There are two sweeps:

- the first sweep (lines 9..14) analyze the row and get some data: how many
*unknown*spots (named*available*) are there, both in total and by aquarium id, as well as how many of them still need to be allocated some water (variable`$needed`

). - the second sweep implements the insight of the previous section, both
*inclusively*and*exclusively*:- lines 19..22 check whether a specific aquarium would overflow the need, excluding it if this is the case (just like the example of the two-cells spot in the previous section);
- lines 23..26 check whether excluding a specific aquarium would result in an excessive loss of available spots, and forces its inclusion if it does (just liek the example of the three-cells spot in the previous section).

Between the two sweeps there is a sanity check: if the number of needed cells dropped below 0, it means that we filled too many cells; otherwise, if itâ€™s beyond the number of available unknown spots, we are never going to fulfil this constraint. In both cases we throw an exception.

# Letâ€™s code the column-wise pruning constraint too

As anticipated, there is a weaker version of the deduction-by-constraint trick that can be applied to columns, here is the code for it:

```
1 sub adjust_by_col ($puzzle) {
2 my ($n, $items_by_col, $field, $status)
3 = $puzzle->@{qw< n items_by_col field status >};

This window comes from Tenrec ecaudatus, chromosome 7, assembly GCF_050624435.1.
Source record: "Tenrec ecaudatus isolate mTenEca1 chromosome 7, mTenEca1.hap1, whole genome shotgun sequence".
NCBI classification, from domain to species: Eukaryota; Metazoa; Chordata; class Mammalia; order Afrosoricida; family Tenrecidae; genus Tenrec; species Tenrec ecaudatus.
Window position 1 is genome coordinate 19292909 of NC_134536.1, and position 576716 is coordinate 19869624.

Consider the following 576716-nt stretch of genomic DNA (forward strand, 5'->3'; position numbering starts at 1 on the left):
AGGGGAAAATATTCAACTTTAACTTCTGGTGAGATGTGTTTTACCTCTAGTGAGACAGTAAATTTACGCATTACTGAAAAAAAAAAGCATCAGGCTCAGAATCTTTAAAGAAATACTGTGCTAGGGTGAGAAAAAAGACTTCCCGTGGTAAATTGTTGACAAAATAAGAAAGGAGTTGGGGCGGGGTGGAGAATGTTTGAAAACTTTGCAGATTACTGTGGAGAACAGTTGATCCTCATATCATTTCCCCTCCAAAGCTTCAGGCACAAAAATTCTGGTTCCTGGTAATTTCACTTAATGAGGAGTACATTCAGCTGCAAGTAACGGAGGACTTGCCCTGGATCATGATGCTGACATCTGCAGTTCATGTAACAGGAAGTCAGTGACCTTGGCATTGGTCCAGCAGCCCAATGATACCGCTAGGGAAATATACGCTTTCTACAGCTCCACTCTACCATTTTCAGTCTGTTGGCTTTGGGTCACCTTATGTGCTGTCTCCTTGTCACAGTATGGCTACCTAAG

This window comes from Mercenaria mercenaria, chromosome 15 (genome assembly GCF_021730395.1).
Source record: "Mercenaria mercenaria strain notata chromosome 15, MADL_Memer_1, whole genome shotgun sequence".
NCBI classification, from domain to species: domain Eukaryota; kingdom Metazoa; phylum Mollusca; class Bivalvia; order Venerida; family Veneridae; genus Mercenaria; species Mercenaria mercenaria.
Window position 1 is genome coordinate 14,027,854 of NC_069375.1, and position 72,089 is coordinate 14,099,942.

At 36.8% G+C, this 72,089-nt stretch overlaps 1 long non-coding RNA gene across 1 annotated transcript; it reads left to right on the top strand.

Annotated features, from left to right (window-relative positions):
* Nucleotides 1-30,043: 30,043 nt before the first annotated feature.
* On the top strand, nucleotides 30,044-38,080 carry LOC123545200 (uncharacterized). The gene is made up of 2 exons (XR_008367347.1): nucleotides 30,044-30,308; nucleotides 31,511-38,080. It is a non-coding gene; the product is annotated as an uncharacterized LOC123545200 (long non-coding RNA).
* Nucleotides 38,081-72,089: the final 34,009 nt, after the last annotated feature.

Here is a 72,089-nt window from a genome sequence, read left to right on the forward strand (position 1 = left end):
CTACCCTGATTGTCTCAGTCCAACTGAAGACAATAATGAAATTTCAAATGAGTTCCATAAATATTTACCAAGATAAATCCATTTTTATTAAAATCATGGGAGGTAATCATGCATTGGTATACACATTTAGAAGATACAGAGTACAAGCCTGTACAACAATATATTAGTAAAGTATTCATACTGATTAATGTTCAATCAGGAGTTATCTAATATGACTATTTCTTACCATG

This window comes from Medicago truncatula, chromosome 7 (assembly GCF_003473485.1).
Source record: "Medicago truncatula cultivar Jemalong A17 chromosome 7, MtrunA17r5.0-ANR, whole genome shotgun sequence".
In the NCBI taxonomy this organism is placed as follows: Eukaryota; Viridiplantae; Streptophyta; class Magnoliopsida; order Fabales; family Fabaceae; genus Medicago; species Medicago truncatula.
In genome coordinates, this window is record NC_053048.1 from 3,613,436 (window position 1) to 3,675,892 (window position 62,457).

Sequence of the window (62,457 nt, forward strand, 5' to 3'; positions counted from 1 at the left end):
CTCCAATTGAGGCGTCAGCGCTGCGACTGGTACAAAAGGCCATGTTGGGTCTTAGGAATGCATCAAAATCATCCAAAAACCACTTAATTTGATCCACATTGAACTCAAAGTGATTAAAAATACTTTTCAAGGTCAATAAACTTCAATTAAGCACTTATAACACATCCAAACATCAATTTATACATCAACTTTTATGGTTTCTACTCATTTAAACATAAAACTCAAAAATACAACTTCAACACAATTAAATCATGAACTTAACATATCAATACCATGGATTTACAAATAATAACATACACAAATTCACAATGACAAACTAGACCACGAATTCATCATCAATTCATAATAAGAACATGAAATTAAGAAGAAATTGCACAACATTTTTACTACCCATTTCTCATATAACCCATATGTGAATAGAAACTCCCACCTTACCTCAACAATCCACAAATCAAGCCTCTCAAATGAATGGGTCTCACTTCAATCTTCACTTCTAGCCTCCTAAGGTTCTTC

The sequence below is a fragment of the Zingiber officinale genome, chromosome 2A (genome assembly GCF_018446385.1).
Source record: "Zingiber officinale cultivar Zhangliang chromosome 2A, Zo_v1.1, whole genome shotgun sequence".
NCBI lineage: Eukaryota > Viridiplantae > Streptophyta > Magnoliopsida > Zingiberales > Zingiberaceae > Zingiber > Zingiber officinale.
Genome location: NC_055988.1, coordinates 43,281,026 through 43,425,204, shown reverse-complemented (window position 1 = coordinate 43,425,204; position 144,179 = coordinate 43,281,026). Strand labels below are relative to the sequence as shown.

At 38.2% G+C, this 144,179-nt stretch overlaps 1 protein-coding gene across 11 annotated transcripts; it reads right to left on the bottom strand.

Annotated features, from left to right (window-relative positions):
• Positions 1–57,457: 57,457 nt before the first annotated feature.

4 my $acted = 0;
5 for my $j (0 .. $n - 1) {
6 my $needed = $items_by_col->[$j];
7 my $available = $n;
8 my %available_by_id;
9 for my $i (0 .. $n - 1) {
10 $needed-- if $status->[$i][$j] > 0;
11 $available-- if $status->[$i][$j];
12 my $id = $field->[$i][$j];
13 push $available_by_id{$id}->@*, $i unless $status->[$i][$j];
14 }
15 die 'unfeasible' if $needed < 0;
16 die 'unfeasible' if $needed > $available;
17 for my $id (keys %available_by_id) {
18 my $av = $available_by_id{$id};
19 if ($available - $av->@* < $needed) { # need this
20 my $take = $needed - ($available - $av->@*);
21 $status->[pop $av->@*][$j] = 1 for 1 .. $take;
22 $available -= $take;
23 $needed -= $take;
24 $acted++;
25 }
26 elsif ($av->@* > $needed) { # remove excess
27 $status->[shift $av->@*][$j] = -1 while $av->@* > $needed;
28 $acted++;
29 }
30 # there should be more to this
31 }
32 }
33 return $acted;
34 }
```

As before, we have an outer loop sweeping through columns, then two sequential inner loops sweeping through rows. The first of these two inner loops collects data, the second makes the inferences and updates the status if possible. Again, there is a sanity check in between.

# Letâ€™s put these new constraints at work

The two new constraints together are an enhanced version of the previous constraint about row and column values, so we can remove the old one and put thest two instead:

```
sub apply_constraints ($puzzle) {
my $changes = -1;
while ($changes != 0) {
$changes = 0;
$changes += adjust_water_level($puzzle);
$changes += adjust_by_col($puzzle);
$changes += adjust_by_row($puzzle);
}
}
```

# How does it go?

Things are getting definitely better with this enhancement, the 6x6 are now
all tackled, the 10x10 are fine up to level *normal* and we might get a
10x10 *hard* puzzle solved in a reasonable time if we get particularly
lucky.

This is an example for a 10x10 *normal*:

But letâ€™s not start suc**AHEM** *get too excited* yet: most of the 10x10
hard problems are still too slow, and we have to address the 15x15, the
daily, the weekly and the monthly puzzles yet!